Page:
Glenn Fisher and Ron Jeffries
Atari does have some flaws - not catastrophes, but flaws nonetheless. Note that the LET operator does permit any name to be used as a variable name.
After using the Atari 800 for a couple of months, we have found its version of BASIC to be less than perfect. Please don't misunderstand; we think that the Atari is a great machine, and is very usable in spite of these faults. (Other computers will have an equally long list of defects, they will just be different defects.)
Essentially, there are no character strings in Atari BASIC. Instead, you have arrays of characters, which ain't the same thing! (On the good side, however, you are not limited to 255 character strings as in Microsoft BASIC.)
Would you believe there are no error messages? Well, unless you consider ERROR 9 to be an error message ... (it means "Subscript out of range").
There is not a DELETE command. True, few of the competing BASICS have this essential feature, either. But hope springs eternal.
Atari doesn't have user-defined functions (such as DEF FNA(X))). This is one of those things you don't miss until you need it, but when you need it you really need it!
Would you believe - there is not a TAB function? This is essential when you need to produce neatly formatted output.
AND and OR do not allow you to get at individual bits of a number. (We see you yawning! but this is more important than you might suspect, especially when dealing with PEEKs and POKEs.)
Unlike some of Atari's competitors, the Atari does not, repeat NOT, have any "typeahead." Typeahead allows you to give commands before previous commands finish, which is very nice when you want to quickly give a series of commands.
As best we can tell, there is no way to verify a saved file to see that it got saved properly. Of all the things to omit...
The GET statement has an interesting "feature": it waits until there is a character available. It would be far more convenient if it returned a special "no data yet" value.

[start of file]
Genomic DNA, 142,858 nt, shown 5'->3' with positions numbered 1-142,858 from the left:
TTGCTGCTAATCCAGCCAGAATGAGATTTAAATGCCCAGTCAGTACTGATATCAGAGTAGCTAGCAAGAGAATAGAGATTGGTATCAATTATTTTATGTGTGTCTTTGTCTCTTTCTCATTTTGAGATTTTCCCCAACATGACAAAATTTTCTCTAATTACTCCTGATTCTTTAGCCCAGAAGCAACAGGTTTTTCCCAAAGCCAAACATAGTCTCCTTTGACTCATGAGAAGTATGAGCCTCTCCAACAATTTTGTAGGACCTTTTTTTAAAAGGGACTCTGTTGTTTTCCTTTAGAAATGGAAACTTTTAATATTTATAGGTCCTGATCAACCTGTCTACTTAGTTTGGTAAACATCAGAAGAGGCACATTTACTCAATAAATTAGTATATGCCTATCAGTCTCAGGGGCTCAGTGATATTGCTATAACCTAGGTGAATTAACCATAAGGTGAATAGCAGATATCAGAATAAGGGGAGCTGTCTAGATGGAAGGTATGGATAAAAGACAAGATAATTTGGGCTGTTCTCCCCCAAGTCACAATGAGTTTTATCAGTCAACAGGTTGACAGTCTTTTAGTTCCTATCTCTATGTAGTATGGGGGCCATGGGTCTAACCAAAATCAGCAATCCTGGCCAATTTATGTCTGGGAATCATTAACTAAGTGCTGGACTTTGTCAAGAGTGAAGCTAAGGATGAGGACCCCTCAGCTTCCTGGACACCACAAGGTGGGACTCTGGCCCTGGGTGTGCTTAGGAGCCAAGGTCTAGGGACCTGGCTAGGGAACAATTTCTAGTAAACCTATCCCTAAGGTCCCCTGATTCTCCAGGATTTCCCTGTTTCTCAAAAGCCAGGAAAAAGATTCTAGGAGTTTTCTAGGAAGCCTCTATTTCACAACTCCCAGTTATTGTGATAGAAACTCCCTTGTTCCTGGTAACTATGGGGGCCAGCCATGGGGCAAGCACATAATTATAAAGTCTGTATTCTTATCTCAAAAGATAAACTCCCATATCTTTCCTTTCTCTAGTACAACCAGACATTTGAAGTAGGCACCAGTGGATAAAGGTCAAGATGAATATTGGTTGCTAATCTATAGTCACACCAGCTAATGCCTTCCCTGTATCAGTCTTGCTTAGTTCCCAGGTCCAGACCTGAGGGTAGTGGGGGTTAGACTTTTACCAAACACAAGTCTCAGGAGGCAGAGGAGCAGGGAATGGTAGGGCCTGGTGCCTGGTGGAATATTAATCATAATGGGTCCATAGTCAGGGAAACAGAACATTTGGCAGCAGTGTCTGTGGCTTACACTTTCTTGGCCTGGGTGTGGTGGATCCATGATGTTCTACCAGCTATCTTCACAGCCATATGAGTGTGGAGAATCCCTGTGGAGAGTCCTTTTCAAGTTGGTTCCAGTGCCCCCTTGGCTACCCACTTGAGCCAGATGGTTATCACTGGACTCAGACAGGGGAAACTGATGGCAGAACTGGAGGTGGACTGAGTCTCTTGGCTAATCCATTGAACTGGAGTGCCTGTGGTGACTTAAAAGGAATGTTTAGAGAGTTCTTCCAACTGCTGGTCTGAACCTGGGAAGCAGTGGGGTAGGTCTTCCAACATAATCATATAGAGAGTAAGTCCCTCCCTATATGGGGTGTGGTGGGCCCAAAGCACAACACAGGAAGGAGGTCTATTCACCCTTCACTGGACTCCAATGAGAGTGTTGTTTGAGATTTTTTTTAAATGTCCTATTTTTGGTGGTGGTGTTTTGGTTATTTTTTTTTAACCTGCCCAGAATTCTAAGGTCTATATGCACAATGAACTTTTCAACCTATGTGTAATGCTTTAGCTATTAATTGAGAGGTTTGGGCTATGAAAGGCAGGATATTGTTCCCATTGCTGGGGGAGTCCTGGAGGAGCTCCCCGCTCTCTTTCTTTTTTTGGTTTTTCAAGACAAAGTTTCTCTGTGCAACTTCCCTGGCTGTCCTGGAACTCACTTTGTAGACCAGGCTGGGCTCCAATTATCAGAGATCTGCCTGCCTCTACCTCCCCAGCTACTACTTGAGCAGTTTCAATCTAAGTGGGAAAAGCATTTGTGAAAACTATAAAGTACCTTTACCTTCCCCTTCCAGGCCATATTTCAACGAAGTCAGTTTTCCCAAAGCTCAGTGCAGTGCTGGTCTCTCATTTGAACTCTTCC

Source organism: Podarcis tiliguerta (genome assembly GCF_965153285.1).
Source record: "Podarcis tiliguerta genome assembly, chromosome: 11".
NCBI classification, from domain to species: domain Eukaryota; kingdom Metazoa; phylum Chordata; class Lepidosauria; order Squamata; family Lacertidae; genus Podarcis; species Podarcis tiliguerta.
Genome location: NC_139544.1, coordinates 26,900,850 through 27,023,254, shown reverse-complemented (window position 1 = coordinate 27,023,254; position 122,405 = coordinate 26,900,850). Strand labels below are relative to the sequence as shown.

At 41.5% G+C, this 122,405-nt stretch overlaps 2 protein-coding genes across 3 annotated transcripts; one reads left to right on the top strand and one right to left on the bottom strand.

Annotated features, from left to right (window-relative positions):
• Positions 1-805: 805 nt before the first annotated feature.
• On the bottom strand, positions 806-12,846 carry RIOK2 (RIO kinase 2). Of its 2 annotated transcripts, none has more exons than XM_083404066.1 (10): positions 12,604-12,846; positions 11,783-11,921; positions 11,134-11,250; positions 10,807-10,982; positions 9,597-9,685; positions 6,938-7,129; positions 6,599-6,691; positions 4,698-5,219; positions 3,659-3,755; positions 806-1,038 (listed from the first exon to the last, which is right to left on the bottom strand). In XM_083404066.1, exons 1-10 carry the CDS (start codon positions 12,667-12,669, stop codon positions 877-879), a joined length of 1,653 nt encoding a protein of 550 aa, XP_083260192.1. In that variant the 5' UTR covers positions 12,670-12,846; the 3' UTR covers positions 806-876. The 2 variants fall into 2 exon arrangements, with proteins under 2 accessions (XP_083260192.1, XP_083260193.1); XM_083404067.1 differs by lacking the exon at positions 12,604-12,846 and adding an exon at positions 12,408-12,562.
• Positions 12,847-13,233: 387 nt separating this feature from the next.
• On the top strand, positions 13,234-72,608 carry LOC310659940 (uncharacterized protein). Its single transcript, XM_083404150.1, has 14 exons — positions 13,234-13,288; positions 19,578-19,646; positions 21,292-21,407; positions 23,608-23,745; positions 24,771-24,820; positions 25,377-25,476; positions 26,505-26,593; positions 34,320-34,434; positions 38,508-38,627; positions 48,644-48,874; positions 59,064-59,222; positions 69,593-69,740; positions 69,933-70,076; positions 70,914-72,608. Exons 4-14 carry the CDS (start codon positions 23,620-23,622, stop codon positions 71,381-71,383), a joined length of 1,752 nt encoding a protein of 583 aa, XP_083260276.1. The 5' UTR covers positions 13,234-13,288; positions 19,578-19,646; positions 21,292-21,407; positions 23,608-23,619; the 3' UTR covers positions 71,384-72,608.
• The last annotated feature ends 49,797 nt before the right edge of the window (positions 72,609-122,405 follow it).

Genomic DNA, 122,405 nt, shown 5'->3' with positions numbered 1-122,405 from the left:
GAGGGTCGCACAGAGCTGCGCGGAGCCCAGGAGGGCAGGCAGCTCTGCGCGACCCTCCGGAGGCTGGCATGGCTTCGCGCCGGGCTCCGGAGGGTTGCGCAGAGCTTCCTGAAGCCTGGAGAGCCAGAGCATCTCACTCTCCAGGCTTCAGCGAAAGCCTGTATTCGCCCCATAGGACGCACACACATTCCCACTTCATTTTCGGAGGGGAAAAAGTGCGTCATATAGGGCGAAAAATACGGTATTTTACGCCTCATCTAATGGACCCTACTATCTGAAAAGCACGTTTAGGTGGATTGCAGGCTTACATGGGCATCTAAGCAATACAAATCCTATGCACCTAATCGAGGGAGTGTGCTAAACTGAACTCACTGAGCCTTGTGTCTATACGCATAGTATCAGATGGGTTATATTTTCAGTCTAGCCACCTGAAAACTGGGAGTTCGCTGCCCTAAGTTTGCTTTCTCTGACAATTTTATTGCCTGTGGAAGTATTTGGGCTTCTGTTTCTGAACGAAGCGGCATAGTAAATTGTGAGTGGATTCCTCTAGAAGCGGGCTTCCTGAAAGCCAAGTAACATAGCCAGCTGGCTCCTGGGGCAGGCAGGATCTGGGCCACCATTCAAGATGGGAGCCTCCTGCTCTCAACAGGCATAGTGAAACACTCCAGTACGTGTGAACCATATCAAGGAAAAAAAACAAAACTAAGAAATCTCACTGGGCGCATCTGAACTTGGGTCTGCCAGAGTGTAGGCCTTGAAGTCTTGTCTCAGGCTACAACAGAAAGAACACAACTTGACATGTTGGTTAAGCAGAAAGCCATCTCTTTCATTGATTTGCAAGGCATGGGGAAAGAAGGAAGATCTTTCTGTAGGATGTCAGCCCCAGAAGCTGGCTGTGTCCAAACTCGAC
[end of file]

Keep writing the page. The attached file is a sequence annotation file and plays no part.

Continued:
There is a clock in the Atari, but you, Dear Reader, don't get easy access to it. There are BASICs that give you clock values in two flavors: as "ticks" since the machine was turned on, and as time of day measured from when the machine was turned on.
Although you can have long, meaningful variable names (all of whose characters are significant, as opposed to lesser BASICs that only use the first two characters), there is a problem! Variable names cannot contain keywords. For example, POINTS and SCORE are both illegal. (This from a company known for its games!)
You can't list an open-ended line range. So, you have to say LIST 500,32767 when what you want to do is list everything from line 500 on. Sigh!
The INPUT statement doesn't allow a prompt string. You have to first PRINT the prompt, then do the INPUT. Sure, you can live with it, but it's a pain.
Here's one for the books: in Atari BASIC you can't READ or INPUT a value into an array element! (You guessed it: you first READ into an ordinary variable, then assign that variable to the array element. I hope that somebody on the design team at least has a guilty conscience.)
You can only have four colors on the screen at once. (The Apple has a minimum of six.)
The BREAK key should turn off sound. (It is nice that typing END will do it, however.)
Obviously, this list represents what we know as of November, 1979, when this was written. To the best of our knowledge, all of the problems are real. We won't be surprised if some of these flaws are corrected by Atari. (We may also have misunderstood the preliminary manuals.)
Finally, if you feel that we are really "down" on the Atari, please realize that none of the problems mentioned here are serious enough to keep us from publishing our Atari software product. Despite its flaws, the Atari is a very useful and flexible personal computer.
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